- Paul Constant is a writer at Civic Ventures, a cofounder of the Seattle Review of Books, and a frequent cohost of the “Pitchfork Economics” podcast with Nick Hanauer and David Goldstein.
- In this week’s episode of Pitchfork Economics, Hanauer and Goldstein spoke with Fenaba Addo, an associate professor at University of Wisconsin Madison whose research focuses on racial disparities and student debt.
- Addo says her research has uncovered, like many economic disparities in the US, that black student loan borrowers are disproportionately saddled with higher average loan balances as well more issues with defaults and delinquencies.
- She says forgiving the $1.5 trillion in student loan debt would serve as a direct re-investment into the economy, as more graduates would then be able to afford cars and homes and start their own businesses.
- Visit Business Insider’s homepage for more stories.
The word “fairness” comes up a whole lot when we talk about the incoming Biden Administration’s plans to pass some form of student loan forgiveness. Supporters argue that it isn’t fair that the current generation has to pay tens of thousands of dollars more for a decent college education than generations before, while wages have stayed largely flat and other expenses have skyrocketed. Some opponents argue that it’s not fair to forgive student loans when they have already worked hard to pay back their own loans.
It’s easy to get caught up in the morass of fairness arguments.
As sharing animals, humans are hard-wired to be obsessed with the concept of fairness. But ultimately, the student loan forgiveness debate is an economic issue — and it makes great economic sense to cancel student debt.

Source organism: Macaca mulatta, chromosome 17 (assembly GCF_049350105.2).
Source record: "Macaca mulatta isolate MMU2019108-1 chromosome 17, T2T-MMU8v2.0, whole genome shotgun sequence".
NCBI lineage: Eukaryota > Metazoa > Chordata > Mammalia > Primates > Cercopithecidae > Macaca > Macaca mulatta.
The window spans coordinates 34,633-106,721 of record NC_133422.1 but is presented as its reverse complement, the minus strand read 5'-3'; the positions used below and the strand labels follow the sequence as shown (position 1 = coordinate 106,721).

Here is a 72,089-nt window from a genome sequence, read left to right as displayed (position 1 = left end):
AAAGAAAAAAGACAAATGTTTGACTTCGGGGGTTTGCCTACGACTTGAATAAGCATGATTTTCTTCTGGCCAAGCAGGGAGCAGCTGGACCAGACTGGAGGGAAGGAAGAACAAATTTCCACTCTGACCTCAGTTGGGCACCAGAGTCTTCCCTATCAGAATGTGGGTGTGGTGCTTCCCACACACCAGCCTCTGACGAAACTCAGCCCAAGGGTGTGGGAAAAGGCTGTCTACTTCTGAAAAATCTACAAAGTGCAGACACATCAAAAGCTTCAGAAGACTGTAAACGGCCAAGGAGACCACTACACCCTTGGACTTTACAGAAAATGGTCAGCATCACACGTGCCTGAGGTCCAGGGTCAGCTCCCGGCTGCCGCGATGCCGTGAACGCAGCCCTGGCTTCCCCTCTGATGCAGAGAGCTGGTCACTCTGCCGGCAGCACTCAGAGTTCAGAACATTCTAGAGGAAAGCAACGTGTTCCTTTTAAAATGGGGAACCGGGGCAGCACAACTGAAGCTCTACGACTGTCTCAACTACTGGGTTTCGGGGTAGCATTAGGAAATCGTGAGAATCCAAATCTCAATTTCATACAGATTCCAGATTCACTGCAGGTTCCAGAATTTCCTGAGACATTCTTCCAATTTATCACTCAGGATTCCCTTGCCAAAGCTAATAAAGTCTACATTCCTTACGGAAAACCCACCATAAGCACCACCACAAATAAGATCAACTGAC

We’ll get back to that in a bit, but first let’s consider the size of the problem. In this week’s episode of “Pitchfork Economics,” Nick Hanauer and David Goldstein spoke with Fenaba Addo, an associate professor at University of Wisconsin Madison whose research focuses on racial disparities and student debt.
Addo points out that “approximately 45 million borrowers” owe more than $1.5 trillion in college loans. And while a few disingenuous pundits would like to claim that figure is largely made up of people spending above their means to attend overpriced elite institutions, the truth is that only six percent of student loan borrowers owe more than $100,000.
“A lot of people with student loan debt actually are concentrated towards the lower end of the student debt distribution — so, below $20,000,” Addo said.
Like so many economic disparities in America, Addo’s research finds that student loan debt doesn’t land evenly along racial lines.
“Black borrowers in particular have higher average loan balances,” Addo said. “They tend to accumulate more debt, and then they have higher problems with defaults and delinquencies. So we see a disproportionate number of black borrowers with student loan debt.”
So what student loan debt cancellation plans are on the table right now? Addo says several ideas are wrestling for primacy.
“The Biden [administration] is proposing a $10,000 debt cancellation for individuals with student loans that would phase out at an annual income of $125,000,” Addo explained, adding that Biden’s team is considering only targeting forgiveness for debts incurred for those who attended public universities.